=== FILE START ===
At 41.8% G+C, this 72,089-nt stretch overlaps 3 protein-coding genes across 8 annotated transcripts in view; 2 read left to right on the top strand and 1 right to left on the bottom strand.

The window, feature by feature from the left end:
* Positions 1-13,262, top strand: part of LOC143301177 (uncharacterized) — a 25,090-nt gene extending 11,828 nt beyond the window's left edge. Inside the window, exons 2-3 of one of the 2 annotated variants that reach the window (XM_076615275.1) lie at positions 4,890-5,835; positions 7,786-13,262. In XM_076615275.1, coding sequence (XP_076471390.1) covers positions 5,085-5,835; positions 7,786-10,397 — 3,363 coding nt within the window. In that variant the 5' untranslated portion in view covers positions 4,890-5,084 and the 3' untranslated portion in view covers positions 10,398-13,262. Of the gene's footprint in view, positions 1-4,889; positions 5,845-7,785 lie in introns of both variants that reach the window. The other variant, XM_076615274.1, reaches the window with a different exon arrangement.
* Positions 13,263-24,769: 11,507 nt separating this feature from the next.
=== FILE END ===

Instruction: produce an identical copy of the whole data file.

At 41.8% G+C, this 72,089-nt stretch overlaps 3 protein-coding genes across 8 annotated transcripts in view; 2 read left to right on the top strand and 1 right to left on the bottom strand.

The window, feature by feature from the left end:
* Positions 1-13,262, top strand: part of LOC143301177 (uncharacterized) — a 25,090-nt gene extending 11,828 nt beyond the window's left edge. Inside the window, exons 2-3 of one of the 2 annotated variants that reach the window (XM_076615275.1) lie at positions 4,890-5,835; positions 7,786-13,262. In XM_076615275.1, coding sequence (XP_076471390.1) covers positions 5,085-5,835; positions 7,786-10,397 — 3,363 coding nt within the window. In that variant the 5' untranslated portion in view covers positions 4,890-5,084 and the 3' untranslated portion in view covers positions 10,398-13,262. Of the gene's footprint in view, positions 1-4,889; positions 5,845-7,785 lie in introns of both variants that reach the window. The other variant, XM_076615274.1, reaches the window with a different exon arrangement.
* Positions 13,263-24,769: 11,507 nt separating this feature from the next.